The impression conveyed by the various TOC articles was that the police were lying for saying that the officers went to the school in plain clothes, that the police had intimidated the boy, and that they put pressure on him to admit guilt, he added.
The allegations in the TOC articles implied that they were among the reasons why Benjamin probably committed suicide, Shanmugam said. These allegations may possibly infringe the principles of Sub Judice before the Coroner’s Inquiry is concluded, he added.
Shanmugam also criticised Law Society president Thio Shen Yi for making “some comments which should not have been made”. Thio had said that five police officers spoke to Benjamin, which was false, Shanmugam stated.
Thio’s statements “effectively imply that Benjamin killed himself because of police intimidation,” the minister added.
Writing in the society’s Singapore Law Gazette for February, Thio questioned the manner of the boy’s arrest at school. He believed that
“early access to counsel is a necessity in ensuring sustainable confidence in our criminal justice system”.
Shanmugam said he refrained from speaking out on the case until today for two reasons. Firstly, he had done so out of respect for Benjamin’s family and to give them time and space to grieve. Secondly, the Coroner’s Inquiry is “the right forum for relevant facts to be dealt with”.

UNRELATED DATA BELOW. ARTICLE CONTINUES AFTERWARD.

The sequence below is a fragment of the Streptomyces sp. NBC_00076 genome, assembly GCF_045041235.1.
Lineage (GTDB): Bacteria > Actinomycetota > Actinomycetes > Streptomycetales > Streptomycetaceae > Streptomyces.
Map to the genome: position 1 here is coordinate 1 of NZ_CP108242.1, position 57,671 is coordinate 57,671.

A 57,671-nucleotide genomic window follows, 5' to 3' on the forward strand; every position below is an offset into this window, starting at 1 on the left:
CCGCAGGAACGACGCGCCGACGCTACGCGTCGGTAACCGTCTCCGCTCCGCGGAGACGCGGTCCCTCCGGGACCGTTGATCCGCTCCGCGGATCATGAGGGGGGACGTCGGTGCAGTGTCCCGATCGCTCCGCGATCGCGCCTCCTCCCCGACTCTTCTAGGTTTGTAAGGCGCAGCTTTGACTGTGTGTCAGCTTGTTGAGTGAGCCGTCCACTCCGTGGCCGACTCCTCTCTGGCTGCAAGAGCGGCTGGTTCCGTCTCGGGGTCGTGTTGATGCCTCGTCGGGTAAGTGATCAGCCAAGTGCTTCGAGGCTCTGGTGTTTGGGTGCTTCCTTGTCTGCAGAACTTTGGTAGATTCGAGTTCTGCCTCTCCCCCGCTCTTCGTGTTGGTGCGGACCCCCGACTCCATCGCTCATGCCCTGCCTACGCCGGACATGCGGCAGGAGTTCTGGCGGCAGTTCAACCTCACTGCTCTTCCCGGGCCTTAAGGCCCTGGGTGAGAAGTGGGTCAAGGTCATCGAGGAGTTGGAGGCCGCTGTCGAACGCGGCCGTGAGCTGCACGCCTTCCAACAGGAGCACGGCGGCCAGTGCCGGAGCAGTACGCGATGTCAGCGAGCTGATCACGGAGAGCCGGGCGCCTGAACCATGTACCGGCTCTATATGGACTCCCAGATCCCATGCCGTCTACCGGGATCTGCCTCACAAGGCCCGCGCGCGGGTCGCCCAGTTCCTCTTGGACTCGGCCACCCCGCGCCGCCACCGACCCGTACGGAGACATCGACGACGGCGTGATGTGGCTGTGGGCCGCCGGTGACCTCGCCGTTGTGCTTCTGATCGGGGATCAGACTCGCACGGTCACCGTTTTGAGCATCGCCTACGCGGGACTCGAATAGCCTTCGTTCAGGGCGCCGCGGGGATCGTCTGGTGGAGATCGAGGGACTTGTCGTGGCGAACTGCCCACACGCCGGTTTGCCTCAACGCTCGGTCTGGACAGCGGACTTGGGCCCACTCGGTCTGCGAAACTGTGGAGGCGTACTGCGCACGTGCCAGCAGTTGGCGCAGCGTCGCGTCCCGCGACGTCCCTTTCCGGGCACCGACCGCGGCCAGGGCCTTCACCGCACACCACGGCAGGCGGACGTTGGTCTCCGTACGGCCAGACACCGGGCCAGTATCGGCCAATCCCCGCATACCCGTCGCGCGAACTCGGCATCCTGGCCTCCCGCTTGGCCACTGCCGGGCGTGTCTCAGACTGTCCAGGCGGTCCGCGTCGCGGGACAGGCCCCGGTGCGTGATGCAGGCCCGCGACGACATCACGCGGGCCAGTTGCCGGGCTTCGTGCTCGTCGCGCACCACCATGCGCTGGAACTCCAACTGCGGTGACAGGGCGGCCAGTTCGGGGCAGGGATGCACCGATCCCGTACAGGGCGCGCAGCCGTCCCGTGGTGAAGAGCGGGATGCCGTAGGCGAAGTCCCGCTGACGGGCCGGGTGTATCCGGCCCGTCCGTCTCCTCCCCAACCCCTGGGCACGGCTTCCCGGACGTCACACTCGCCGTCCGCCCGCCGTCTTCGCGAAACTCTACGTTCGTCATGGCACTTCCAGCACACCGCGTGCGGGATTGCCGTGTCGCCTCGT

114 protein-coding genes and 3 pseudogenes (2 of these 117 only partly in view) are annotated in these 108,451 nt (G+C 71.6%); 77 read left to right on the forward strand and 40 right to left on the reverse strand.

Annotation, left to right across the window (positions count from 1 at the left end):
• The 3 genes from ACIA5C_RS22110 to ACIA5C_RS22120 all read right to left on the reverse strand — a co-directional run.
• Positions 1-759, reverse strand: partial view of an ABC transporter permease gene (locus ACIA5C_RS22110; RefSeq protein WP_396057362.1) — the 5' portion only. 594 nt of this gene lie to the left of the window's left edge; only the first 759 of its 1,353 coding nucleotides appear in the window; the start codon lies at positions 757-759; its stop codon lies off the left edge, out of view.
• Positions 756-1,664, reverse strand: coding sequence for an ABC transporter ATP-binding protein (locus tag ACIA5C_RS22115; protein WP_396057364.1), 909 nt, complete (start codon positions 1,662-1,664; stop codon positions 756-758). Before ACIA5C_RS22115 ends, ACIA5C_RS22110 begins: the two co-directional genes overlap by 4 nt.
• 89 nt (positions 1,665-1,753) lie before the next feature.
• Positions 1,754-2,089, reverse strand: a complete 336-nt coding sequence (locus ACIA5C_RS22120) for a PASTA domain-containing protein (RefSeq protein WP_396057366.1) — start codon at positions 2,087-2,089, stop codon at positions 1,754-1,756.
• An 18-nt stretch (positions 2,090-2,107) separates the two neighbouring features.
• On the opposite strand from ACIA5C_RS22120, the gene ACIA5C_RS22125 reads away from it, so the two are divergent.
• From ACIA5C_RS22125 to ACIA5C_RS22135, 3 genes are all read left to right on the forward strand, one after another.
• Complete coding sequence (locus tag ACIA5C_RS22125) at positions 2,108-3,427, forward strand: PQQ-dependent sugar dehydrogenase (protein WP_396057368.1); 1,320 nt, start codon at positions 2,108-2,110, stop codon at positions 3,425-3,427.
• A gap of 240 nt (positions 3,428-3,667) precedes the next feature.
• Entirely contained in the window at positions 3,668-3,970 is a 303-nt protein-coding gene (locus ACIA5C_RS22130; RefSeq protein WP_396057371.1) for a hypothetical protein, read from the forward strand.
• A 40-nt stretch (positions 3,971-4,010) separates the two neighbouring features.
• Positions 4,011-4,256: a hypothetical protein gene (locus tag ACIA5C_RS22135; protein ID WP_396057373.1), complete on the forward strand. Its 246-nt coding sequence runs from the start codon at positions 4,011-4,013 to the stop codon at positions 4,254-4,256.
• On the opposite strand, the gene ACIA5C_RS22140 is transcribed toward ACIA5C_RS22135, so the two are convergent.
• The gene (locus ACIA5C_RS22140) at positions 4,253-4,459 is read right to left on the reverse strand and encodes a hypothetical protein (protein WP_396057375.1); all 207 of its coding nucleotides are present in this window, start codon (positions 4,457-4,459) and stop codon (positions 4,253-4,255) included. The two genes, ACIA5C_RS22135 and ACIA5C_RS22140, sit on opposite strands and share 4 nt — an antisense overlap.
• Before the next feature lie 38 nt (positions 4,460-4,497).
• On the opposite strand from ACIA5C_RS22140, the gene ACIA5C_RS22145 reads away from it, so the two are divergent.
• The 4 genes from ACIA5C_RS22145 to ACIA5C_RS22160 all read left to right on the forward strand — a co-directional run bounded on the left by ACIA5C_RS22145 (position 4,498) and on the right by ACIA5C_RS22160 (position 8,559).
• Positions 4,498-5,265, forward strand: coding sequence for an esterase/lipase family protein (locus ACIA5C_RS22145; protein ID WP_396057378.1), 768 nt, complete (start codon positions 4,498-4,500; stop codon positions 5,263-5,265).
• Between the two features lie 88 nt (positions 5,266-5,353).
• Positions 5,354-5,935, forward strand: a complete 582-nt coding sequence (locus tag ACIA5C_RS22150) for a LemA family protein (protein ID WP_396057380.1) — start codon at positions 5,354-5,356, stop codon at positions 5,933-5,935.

He said the police could have rebutted the family’s statement in an open letter by setting out their version of events, releasing CCTV footage and the statements taken.
“But is that the right thing to do? To have a public trial by media, at this stage? Rebut the family in public? And add to the family’s grief? The answer is clearly no,” said the minister.
He said Benjamin’s father told the police that the family felt pressured by the public and media attention, with photographers and reporters loitering around their house.
His father requested the police to tell the media that the family did not want their identity and pictures published. The family had also requested for the coroner’s inquiry proceedings to be held in private, which Shanmugam said would be up to the court to decide.
Given the current circumstances, which included repeated “assertions which go to the integrity of the Police Force” and the filing of parliamentary questions by MPs, the minister said he had chosen to speak out now because it was in the public interest to do so.
Shanmugam reiterated that he had asked the Ministry to review the protocol for interviewing minors. Among the suggestions being considered include conducting video interviews and extending the ‘Appropriate Adult’ Scheme, which is to help suspects with mental and intellectual disabilities communicate more effectively with the police, to all minors.
“My Ministry has the responsibility for this protocol that is in place. And ultimately, responsibility is with me, as the Minister… If there are issues with the protocol, the responsibility is mine. Let’s not attack the police officers, who cannot defend themselves. They are doing their job, every day, in difficult circumstances,“ he said.